Teaching Fills Your Heart, Not Your Wallet

by Stephanie N. Browncolorful-1332118_960_720

As a young girl, I was always told to find a secure field. I was told that I needed to find a career that would be fruitful. Well, I found a fruitful career that would fill by heart and not my wallet. My parents and teachers should have been more specific when giving me guidance.

Now, in 2016, I am working as an ESL adjunct professor. I have amazingly talented and kind students. Sometimes, the daze of finances and course scheduling can cloud just how wonderful my classes are.

Adjuncts do not usually have a lot of job security. They sit on the edge of their seats waiting for the new semester schedule to come out. This waiting may be in hopes of teaching specific classes, or in hopes of making enough money to pay bills. While they wait, they search for part time barista and restaurant work to supplement income. They sit behind school debt and stacks of papers to grade.

On paper, teaching may not be the best financial decision. Bank accounts may be low or empty. School debt may be piled high… But, do you know what else is piled high? Energetic students…unleashed potential… hopes… dreams…and an overwhelming desire to be apart of a growing community.

Every time I look at my bank account, I also take a look at my heart. For every dollar that my bank account lacks, my heart makes up for it triple fold. Being an adjunct may not be easy, but it keeps my heart alive. I appreciate the sacrifices that my students make, their complicated histories, and their desire to learn.

Teaching may not fill my wallet, but it fills my heart!

Stephanie and her students at Holyoke Community College.

Stephanie (kneeling in gray) with some of her talented & kind students at Holyoke Community College.

Second Call for Proposals – NNETESOL 2016 Conference

Reminder – only a few weeks remain before our proposal deadline! 

NNETESOL invites proposals for our upcoming conference. Consider sharing your expertise with your colleagues and present at our annual NNETESOL Conference. Please submit a proposal application via our 2016 conference page. We’re accepting proposals for 25- and 45-minute sessions!

When: Saturday, November 5, 2016

Where: University of Southern Maine, Gorham

Proposal Deadline: May 31, 2016

Please peruse our grants page for a list of grants and awards given by NNETESOL . Hope to see you at the November conference. For more information about NNETESOL check out our website.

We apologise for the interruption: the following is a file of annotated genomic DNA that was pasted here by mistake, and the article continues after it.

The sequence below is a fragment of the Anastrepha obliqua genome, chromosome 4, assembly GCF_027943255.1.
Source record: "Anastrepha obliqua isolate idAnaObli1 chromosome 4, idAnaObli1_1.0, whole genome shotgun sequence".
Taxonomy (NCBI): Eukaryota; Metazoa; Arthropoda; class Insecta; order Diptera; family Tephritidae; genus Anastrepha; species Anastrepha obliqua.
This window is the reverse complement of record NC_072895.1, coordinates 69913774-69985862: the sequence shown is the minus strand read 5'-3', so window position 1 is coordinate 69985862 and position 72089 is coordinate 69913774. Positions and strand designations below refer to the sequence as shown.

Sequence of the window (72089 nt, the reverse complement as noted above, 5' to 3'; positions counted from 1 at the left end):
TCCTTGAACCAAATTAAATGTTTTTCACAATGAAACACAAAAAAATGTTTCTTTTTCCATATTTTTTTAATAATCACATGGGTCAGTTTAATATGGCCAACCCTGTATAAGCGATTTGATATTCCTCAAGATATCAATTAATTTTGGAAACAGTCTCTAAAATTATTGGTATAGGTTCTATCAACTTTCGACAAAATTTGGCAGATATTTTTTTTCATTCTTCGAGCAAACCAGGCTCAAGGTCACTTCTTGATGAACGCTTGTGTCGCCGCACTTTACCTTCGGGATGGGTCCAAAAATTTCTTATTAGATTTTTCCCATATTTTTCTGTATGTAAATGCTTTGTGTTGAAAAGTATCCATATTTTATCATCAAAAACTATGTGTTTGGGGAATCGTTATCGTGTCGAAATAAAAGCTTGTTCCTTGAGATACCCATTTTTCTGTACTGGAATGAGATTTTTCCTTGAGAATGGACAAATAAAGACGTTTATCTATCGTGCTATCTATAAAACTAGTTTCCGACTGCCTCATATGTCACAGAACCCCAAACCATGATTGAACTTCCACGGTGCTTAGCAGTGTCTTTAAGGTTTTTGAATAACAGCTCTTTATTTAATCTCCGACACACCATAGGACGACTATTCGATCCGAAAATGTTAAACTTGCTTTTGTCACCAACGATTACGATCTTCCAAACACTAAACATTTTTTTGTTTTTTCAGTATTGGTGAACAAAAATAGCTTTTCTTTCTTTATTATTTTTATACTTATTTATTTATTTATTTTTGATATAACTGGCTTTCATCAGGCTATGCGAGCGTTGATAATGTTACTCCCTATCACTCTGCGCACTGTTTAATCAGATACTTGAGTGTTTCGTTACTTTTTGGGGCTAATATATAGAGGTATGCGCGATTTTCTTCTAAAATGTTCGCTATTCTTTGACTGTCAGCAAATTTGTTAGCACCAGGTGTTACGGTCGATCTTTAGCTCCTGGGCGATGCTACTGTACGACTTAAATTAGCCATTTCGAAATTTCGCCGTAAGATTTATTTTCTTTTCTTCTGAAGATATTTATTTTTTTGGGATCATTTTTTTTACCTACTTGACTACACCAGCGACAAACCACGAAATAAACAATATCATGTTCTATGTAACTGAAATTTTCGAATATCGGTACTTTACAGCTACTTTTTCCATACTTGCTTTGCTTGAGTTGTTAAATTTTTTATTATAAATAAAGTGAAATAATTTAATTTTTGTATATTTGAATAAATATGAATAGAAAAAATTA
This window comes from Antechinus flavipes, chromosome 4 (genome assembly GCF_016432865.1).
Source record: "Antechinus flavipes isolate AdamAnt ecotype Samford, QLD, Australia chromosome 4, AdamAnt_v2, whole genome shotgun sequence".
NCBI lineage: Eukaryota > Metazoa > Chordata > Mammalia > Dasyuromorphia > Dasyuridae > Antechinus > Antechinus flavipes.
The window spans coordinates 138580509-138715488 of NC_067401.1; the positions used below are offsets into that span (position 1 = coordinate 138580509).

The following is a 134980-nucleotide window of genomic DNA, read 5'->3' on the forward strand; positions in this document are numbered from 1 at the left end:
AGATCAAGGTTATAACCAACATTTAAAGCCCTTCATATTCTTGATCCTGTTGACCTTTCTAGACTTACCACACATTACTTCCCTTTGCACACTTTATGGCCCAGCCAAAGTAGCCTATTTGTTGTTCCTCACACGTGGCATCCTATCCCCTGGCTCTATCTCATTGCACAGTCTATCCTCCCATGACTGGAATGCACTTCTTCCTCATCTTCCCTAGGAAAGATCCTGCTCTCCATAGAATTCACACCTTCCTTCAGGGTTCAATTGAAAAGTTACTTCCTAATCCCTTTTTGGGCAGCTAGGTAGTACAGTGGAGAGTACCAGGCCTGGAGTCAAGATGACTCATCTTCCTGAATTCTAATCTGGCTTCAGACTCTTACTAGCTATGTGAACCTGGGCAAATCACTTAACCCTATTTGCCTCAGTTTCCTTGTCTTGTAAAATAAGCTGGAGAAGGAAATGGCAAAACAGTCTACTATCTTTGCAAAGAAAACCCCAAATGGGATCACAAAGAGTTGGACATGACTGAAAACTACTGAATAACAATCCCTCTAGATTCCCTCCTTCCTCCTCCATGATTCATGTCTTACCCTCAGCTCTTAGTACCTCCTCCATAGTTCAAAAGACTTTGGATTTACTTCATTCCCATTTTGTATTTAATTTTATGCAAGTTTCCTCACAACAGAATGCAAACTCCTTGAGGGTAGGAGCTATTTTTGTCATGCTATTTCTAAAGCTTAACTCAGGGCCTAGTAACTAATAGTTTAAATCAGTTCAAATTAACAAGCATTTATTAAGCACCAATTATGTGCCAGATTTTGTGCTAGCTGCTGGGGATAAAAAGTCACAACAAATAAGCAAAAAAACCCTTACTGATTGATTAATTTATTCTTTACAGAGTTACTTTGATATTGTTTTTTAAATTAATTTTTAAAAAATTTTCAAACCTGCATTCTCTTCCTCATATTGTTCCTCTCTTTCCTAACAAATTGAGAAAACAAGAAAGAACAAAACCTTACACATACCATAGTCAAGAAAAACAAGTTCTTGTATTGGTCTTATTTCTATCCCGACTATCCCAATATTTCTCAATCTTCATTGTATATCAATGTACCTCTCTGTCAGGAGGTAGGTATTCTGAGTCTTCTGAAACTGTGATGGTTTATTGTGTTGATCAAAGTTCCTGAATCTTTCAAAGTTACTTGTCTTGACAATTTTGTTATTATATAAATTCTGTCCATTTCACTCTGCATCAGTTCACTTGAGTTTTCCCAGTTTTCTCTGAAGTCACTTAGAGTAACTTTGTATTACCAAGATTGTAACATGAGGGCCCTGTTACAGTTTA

Questions? Contact your state reps! You can find their contact information here. And thanks for your participation!

Support the ILGBTF TESOL Forum

e5IwAJlp_400x400TESOL’s International Lesbian, Gay, Bisexual, Transgender and Friends Forum needs your support. See below message from Forum Chair Geoff Lawrence:


In order for us to maintain our status as a TESOL Forum, we need to submit to TESOL a list of 25 member names and TESOL IDs who identify with and support the ILGBTF forum within TESOL.  Please complete this form (brief survey link below) no later than Friday May 27th as we need to submit the
completed form to TESOL by June 1st.Please CLICK ON THIS LINK (https://www.surveymonkey.com/r/5C3TXFJ) and complete the form by Friday May 27th (or earlier)

Here are the Forum renewal details (on the form we need to submit – and a description of our forum’s purpose that we’ll include on the form):

“Forums represented at the TESOL International Convention & English Language Expo are independent, informal groups organized to share common social, cultural, or demographic identities. To be considered for forum privileges at the TESOL 2016 convention, each forum must describe (in the box below) how their focus and activities support and advance TESOL’s mission and credo. Additionally, each forum must submit the names and email addresses 25 TESOL members who identify with the proposed forum.”

Our ILGBTF statement of purpose:

Formerly the TESOL ILGBTF Caucus, the ILGBTF Forum is a community of professionals in English language education from around the world who are Lesbian, Gay, Bisexual, Transgendered, or “Friends.” We are practitioners and academics, both producers and consumers of educational research, who
affirm and respect the diverse sexual identities of English Language students, teachers, and teacher trainers by seeking to foster learning environments free of bigotry, prejudice, and violence.

****PLEASE COMPLETE THIS FORM NO LATER THAN FRIDAY May 27th*.** Also included is a field where you may (optional) ask questions, note comments or provide a brief narrative which illustrates or illuminates the relevance of the ILGBTF Forum for you personally and professionally.

Thank you SO much for your support! We truly appreciate it!

Geoff Lawrence

TESOL Talks Photos

Earlier this week we reposted Beth Evans’ summary of Saturday’s TESOL Talks. Below are a few photos from the event courtesy of Anne Wright-Shank. Anne writes: “TESOL TALKS at UVM was a success with educators coming together to share colleagueship, conversation and convention wisdom from TESOL 2016 Baltimore.”